Texas prisons crowd way into hot contest for governorship

If they had a choice, both candidates for governor of Texas might prefer to forget the issue of the state's prisons. Neither incumbent Democrat Mark White nor his Republican opponent, former Gov. Bill Clements, has been able to remove the state's prisons from federal court jurisdiction. The prison-reform case began 14 years ago when an inmate scribbled down charges of overcrowding, brutality, and poor food and health care that became the basis of a civil rights suit.

Although the election is still nearly five months away, each man is already blaming the other for the overcrowding that threatens to force the early release of thousands of convicts unless a new prison is completed by September 1987.

In federal court this week Texas will be defending itself against inmates' charges that improvements agreed to in a settlement of the case last year have not been made. If found in contempt of court, the state could be slapped with millions of dollars in fines that would no doubt send the gubernatorial charges and countercharges flying once again.

With 38,000 inmates in 27 facilities, Texas has the second-largest prison system in the country, after California. Long known for a ``lock-'em-up-and-throw-the-key-away'' attitude that abhorred any suggestion of being soft on inmates, the $500 million-a-year system still suffers from the kind of overcrowding and lack of services that have perpetuated its run-ins with the courts.

Many prison experts maintain that the Texas system takes in too many nonviolent and minor offenders, as well as those whom they say should not be subject to the penal system, such as the mentally ill. Critics also say the state has been slow in investigating more economical alternatives to conventional incarceration.

During Mr. Clements's term as governor, from 1979 to '82, the state appropriated millions of dollars for expansion of prisons to alleviate acute overcrowding. The early release of many prisoners was thus avoided. But Clements vetoed $30 million for a new prison, and Governor White points out that the cost of building the same prison now has more than doubled.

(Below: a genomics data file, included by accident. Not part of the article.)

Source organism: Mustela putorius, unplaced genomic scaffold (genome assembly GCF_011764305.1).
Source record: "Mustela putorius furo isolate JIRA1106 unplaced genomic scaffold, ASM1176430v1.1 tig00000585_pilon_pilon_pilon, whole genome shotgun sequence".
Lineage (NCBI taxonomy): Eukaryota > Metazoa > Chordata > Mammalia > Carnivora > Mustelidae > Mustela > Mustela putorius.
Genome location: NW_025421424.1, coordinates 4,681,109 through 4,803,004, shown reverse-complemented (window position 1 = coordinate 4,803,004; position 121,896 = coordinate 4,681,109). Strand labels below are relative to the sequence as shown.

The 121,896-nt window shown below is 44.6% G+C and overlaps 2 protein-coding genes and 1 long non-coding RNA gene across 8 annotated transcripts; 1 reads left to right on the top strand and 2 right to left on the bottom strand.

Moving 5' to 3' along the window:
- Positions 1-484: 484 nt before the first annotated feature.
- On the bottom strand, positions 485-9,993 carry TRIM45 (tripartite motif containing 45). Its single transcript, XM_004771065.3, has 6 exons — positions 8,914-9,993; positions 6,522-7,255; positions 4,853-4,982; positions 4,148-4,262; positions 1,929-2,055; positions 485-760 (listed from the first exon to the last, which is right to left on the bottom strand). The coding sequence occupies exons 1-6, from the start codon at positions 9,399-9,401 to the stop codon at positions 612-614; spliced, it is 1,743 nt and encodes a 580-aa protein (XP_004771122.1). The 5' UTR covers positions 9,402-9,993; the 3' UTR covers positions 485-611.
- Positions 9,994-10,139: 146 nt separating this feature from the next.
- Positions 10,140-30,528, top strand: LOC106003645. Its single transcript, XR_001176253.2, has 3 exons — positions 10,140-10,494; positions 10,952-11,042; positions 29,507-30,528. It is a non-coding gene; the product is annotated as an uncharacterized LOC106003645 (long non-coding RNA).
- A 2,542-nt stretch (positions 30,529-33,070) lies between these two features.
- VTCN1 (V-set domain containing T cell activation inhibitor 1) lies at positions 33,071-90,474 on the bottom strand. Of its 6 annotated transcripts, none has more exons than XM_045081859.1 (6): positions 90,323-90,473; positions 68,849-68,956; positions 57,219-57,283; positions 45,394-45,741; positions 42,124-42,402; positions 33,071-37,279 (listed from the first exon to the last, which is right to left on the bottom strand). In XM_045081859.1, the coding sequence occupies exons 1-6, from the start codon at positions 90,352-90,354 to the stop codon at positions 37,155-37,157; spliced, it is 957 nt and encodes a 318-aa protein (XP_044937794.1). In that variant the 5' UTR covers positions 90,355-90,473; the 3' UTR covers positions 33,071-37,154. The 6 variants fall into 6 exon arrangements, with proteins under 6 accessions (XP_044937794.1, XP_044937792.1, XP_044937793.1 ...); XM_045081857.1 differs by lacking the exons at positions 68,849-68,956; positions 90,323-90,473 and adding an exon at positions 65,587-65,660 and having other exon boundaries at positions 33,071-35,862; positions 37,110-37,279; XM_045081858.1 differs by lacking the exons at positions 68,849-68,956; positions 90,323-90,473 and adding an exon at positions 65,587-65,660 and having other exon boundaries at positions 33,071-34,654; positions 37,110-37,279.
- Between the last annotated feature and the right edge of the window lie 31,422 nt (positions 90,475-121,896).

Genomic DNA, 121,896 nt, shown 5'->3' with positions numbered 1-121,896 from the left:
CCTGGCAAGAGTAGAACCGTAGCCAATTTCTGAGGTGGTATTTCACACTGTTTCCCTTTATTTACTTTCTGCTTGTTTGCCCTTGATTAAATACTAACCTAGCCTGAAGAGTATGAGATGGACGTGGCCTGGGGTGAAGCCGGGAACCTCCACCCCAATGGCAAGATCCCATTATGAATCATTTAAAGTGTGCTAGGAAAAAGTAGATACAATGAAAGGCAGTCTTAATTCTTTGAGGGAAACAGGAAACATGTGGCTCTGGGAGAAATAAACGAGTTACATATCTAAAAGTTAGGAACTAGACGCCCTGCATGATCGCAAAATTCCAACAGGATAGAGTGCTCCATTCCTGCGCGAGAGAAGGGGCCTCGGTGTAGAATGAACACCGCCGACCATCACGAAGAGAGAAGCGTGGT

White has not found the money to build the prison. A plan to fund a new prison and 10 inmate work camps through the sale of state land in Houston for $125 million fell through.

Last week the Texas Department of Corrections announced a plan to finance the prison through a private, nonprofit corporation on a lease-purchase basis. Earlier, a plan to build the prison with proceeds from the sale of tax-exempt bonds for health facilities was ruled unlawful by the state attorney general.

Under the court settlement of the prison case, Texas has until September of next year to ``depopulate'' current prison space by about 3,000 inmates. Earlier this month Board of Corrections chairman Alfred Hughes said the attorney general's ruling meant the new prison would not be built on time and early releases would result. White vowed, however, that such releases will not occur, and Mr. Hughes now says the new financing plan will permit the 2,250-bunk prison to be built on time.

Some say that in fact the state already is granting early releases to inmates. They point out that paroles have been increasing to keep the state's prison population below 95 percent of capacity -- at which point prison management laws trigger automatic inmate releases. The state's prisons have been operating at just below the triggering level for more than a year, according to Texas Department of Corrections spokesman Phil Guthrie.

Parole board officials maintain they are not paroling any inmates who are not ready for it, or who pose a threat to society. Yet with incarcerations increasing, just how long the state can stay below the level of automatic releases is unclear. ``Certainly a point is reached where parole release is not going to be an option for relieving overcrowding,'' says Mike Eisenberg, a researcher with the paroles board.

White cites to his credit a recent decrease in prison violence. A system once considered one of the nation's deadliest has dramatically reduced inmate murders and stabbings. Despite a record 27 inmate killings in the first nine months of last year, 1,500 new security personnel and extensive lockdowns of gang members have resulted in no killings since September, and a 70 percent reduction in non-fatal stabbings.

Yet White could face a new round of criticism if the state is fined for not honoring its agreement to make specific prison improvements.

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